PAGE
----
Premix vs gas station 2 stroke

   #51  

Doc G

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Waco, Republic of TX
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Kubota L3200
I'm wondering if it's a regional thing, refinery related, climate? I don't know. I store the gas in sealed plastic jugs, if that makes a difference to anyone. I don't drain my tanks of fuel. The exception might be the chainsaws, as when I'm cutting firewood, if it runs out of gas for the 4th or 5th time of the day, I'm usually worn out, so I leave it empty.
I wonder the same thing. All of my gas engines will run fine on gas (+ethanol) right out of the pump. But how long till that gas goes "bad" is highly variable and seems to depend on lots of factors out of my control. The chainsaw is the canary in the coal mine. Recently it wouldn't start on gas that had only been in my 5 gal plastic container for 6 weeks. The mower still runs on it just fine, bigger engine I guess, but what changed that much in only 6 weeks??

Back to OP's original question -- the chainsaw definitely likes that expensive pre-mix high-octane ethanol-free stuff from the farm/ranch store. That gas keeps forever without adding anything, and won't vapor lock the saw in hot weather. Second best is buying ethanol-free gas from one of the two stations in town that sell it (at premium prices), although I don't what other baloney they put in.
 
   #52  

WilliamBos

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May 1, 2004
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Innisfil, Ontario, Canada
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MF 1635 12x12 Powershuttle
I have no idea what this means.
It doesn't burn after 30 days?
It explodes instead?
Turns to rock?

Seriously, the premix or special canned stuff may make you feel better because it's less likely to g something up, but most people are going to look at you funny if you say stuff like this.

I personally use pump gas very successfully; I'll stabil gas in a generator that's almost never used, but that's about it, and the only time I had to clean a carb was on my wife's old motorcycle that hadn't been run in 5 years and I finally was getting around to selling it.

My rototiller is 15 years old now, never gotten into its carb. Starts second pull every spring, nothing special done. Other motored things are used from a little to much more often, but many are used with apparently "gas that's not good" very well.
It goes flat, even with stabilizer. 6 weeks max and it is worthless.
 
   #54  

dodge man

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West central Illinois
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JD 2025R
I have a whiteboard in my garage, I write oil changes and mile/hours on it. I also write done the date of my 2 stroke fuel and regular fuel cans were filled. It will last longer than that. I have had fuel related problems but it was always fuel cans or something stored with the tank 80% empty.
 
   #55  

Muskoka Bill

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Mar 9, 2021
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Bracebridge Ontario
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Kioti CX2510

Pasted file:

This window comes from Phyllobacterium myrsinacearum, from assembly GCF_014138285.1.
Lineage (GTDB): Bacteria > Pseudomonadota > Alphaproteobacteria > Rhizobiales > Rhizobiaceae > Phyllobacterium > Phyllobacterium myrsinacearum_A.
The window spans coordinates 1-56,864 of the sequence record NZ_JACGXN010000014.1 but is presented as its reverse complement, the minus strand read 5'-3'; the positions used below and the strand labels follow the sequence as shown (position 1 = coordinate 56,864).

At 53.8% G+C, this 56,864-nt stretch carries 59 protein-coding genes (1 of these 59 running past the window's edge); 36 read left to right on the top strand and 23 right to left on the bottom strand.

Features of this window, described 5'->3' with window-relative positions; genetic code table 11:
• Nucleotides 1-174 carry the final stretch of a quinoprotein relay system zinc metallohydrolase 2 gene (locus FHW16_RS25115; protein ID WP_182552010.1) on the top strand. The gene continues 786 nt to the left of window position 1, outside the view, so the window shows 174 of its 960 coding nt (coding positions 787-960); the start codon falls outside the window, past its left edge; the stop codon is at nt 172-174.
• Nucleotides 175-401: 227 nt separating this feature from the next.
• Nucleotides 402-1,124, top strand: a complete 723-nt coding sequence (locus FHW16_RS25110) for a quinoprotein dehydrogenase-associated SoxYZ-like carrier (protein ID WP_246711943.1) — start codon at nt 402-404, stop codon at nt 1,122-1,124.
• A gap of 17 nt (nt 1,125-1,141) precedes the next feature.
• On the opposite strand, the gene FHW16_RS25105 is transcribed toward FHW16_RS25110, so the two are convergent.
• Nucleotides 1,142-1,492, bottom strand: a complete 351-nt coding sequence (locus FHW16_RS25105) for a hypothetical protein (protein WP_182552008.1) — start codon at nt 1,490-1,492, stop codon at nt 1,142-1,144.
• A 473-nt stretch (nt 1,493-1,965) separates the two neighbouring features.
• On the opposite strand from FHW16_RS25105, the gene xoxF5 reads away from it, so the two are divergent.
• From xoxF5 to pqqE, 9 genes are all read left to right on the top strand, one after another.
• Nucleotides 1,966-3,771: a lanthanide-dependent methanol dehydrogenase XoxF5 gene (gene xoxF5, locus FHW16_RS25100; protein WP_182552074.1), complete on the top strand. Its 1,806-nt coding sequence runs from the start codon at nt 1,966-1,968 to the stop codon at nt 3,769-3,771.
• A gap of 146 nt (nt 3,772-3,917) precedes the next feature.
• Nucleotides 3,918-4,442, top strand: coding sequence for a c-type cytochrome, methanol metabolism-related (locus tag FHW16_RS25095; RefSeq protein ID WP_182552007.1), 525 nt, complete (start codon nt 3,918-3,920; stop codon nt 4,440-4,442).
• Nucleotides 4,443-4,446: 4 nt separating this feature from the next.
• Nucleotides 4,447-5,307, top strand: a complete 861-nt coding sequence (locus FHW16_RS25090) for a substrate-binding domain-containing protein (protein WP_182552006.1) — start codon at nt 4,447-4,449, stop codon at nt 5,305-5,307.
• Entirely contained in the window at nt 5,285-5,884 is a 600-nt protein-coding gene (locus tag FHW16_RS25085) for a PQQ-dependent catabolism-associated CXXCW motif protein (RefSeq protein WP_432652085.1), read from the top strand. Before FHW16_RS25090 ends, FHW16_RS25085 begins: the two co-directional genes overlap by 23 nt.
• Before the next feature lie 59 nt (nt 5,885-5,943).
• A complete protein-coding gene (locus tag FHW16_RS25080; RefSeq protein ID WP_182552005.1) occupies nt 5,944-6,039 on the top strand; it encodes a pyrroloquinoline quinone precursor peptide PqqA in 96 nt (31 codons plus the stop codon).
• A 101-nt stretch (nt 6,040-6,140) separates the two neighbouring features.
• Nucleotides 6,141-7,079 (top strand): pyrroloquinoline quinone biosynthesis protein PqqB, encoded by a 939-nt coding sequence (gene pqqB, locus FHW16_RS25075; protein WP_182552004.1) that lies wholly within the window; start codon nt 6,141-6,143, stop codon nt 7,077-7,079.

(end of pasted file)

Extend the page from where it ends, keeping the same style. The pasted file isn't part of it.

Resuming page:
My local out door equipment provider provides an excellent document outlining the reason for being careful about fuels and durations, below is a snippet from there web site. Other things in the document (which I can't find at the moment) recommends if you are using Premium fuel (with no ethanol) to fill jugs is to put a few litres in your tank of your vehicle then fill your jugs this way you don't get any ethanol for sure from the previous person who may have used just regular fuel and is in the pump lines.

"If you have fuel left over from summer equipment then it is best to use it up in your vehicle. Fuel is blended for the average atmospheric conditions at the time of sale, so winter fuel is different than summer fuel. The formula used for blending fuel changes many times during the year. Unstabilized fuel loses 2-3 octane points per month. This is just one of the problems with old fuel."
 
   #57  

ning

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Mar 30, 2017
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Northern California
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Branson 3520h
It goes flat, even with stabilizer. 6 weeks max and it is worthless.
can confirm
43 day old gas
doused myself, lit a match and NOTHING

...
ok that's obviously a lie, and contains about the same amount of useful information as "flat"
...
maybe he's talking about helium gas?
I've never had helium stick around longer than 6 weeks either? flat balloon! flat!

....
caveat: just don't
 
   #58  

ning

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Northern California
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Branson 3520h
I'd love to see a paper showing the science behind this alleged degradation of stored gas. I'm not saying I think you can store gas indefinitely, but I'm not likely to believe someone hawking bottled gas at 5-8x pump prices.

Show me the science, and make sure we're talking about the same type of gas, too (the closest thing I could find on the web was an article talking about aviation gas, and it was more concerned about the lead agent separating).
 
 
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